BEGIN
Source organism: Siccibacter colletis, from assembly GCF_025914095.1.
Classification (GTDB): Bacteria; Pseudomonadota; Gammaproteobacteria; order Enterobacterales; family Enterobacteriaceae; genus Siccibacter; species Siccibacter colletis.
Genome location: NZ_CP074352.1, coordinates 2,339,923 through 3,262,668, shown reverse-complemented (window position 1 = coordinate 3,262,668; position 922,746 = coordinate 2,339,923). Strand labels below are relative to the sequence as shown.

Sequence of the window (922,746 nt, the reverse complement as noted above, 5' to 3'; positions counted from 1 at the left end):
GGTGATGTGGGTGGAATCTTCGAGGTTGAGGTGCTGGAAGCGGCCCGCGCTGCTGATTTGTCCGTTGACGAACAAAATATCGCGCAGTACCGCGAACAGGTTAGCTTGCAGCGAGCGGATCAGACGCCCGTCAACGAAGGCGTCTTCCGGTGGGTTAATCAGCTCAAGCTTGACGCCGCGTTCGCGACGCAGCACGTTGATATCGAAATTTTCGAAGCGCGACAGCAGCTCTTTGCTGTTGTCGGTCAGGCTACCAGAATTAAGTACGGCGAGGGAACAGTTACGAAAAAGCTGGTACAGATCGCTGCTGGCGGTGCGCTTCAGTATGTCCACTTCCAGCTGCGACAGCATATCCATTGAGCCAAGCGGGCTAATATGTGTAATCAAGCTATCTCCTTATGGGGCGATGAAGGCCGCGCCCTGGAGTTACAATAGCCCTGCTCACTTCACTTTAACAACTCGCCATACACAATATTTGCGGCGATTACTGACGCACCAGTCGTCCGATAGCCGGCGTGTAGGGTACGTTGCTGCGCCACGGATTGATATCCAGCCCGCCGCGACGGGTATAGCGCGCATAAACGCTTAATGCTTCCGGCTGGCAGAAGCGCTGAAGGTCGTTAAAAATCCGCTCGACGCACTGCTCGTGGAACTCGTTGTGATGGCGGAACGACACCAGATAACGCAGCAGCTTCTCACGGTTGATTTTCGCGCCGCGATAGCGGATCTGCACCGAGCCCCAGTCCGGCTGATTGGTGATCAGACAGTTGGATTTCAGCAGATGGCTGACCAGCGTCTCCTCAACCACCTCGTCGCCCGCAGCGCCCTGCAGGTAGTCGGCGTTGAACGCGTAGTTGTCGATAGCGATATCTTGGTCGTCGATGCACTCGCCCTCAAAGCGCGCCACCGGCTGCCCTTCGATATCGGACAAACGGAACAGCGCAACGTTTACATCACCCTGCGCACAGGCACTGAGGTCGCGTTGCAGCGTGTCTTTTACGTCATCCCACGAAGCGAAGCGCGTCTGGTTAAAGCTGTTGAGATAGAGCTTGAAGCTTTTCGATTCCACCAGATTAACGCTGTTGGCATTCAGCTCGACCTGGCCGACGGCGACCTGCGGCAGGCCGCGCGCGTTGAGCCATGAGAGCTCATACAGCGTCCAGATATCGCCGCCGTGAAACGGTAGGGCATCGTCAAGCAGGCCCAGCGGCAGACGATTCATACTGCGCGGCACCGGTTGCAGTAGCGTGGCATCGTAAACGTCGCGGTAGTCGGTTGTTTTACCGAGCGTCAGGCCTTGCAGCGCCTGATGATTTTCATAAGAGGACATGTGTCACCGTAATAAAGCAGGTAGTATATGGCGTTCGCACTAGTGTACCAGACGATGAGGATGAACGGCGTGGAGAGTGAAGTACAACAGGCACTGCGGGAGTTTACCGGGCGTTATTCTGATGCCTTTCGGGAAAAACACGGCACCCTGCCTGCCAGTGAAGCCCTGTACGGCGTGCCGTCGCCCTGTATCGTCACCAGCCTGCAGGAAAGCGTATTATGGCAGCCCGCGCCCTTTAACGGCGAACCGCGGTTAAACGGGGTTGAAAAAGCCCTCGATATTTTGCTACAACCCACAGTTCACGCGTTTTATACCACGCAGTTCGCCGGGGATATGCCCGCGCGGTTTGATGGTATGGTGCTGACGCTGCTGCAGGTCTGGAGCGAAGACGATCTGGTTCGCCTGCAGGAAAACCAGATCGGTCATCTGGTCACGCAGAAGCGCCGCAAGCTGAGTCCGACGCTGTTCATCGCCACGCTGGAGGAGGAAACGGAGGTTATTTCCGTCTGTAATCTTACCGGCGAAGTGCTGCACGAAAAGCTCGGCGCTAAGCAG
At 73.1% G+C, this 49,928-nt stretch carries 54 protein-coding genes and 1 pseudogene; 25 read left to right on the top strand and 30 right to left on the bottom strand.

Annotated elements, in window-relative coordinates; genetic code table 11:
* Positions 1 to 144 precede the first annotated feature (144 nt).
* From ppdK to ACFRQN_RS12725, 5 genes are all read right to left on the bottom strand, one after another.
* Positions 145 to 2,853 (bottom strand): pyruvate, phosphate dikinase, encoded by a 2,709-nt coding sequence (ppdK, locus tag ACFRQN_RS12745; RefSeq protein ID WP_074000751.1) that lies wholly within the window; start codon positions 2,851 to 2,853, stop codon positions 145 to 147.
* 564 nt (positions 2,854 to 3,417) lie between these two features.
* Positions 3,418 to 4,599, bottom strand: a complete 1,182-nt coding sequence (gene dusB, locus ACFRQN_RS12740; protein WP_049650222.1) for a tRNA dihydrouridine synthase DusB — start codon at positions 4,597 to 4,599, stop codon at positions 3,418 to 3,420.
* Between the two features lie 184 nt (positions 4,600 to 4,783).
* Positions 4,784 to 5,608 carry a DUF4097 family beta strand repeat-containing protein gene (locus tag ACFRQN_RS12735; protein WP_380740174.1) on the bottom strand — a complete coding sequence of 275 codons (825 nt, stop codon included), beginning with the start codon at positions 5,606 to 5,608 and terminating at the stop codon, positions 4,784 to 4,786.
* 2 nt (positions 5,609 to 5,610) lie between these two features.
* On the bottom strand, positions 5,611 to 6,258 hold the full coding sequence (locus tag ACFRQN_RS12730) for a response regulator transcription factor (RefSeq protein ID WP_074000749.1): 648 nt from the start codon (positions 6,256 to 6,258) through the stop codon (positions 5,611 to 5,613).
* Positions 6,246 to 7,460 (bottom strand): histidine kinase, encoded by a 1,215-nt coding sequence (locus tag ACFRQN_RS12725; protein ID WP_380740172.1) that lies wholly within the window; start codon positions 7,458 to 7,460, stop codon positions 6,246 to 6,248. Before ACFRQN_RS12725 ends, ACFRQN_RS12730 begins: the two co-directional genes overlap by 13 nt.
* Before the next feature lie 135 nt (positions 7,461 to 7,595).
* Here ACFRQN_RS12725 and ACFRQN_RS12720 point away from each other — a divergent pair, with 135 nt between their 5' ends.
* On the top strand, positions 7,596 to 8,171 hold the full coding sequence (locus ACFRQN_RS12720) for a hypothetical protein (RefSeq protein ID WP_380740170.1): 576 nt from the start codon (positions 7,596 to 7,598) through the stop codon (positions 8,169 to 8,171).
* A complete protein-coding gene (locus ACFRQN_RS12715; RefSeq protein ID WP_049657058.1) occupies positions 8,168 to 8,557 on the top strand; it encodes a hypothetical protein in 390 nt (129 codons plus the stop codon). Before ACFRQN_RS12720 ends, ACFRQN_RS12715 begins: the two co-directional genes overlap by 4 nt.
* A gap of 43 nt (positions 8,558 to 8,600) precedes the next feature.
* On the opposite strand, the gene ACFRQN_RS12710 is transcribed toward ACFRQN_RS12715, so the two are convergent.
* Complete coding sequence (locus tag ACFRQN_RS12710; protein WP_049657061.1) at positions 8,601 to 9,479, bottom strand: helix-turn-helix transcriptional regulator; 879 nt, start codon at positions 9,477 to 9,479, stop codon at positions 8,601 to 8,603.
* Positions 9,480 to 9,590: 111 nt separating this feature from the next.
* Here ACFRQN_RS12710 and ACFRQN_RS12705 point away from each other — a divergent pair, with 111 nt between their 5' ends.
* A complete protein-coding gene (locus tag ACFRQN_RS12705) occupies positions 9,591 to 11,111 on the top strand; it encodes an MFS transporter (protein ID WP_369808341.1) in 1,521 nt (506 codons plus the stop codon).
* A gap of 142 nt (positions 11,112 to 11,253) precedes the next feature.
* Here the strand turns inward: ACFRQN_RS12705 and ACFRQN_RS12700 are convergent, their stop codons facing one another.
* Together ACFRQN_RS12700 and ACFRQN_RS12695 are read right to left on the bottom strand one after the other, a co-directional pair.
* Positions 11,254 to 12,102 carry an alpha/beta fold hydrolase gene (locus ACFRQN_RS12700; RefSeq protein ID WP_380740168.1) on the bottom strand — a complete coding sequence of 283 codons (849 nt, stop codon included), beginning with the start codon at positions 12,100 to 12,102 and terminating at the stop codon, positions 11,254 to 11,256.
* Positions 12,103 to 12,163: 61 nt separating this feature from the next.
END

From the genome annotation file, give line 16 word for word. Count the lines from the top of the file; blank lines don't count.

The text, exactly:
* On the bottom strand, positions 5,611 to 6,258 hold the full coding sequence (locus tag ACFRQN_RS12730) for a response regulator transcription factor (RefSeq protein ID WP_074000749.1): 648 nt from the start codon (positions 6,256 to 6,258) through the stop codon (positions 5,611 to 5,613).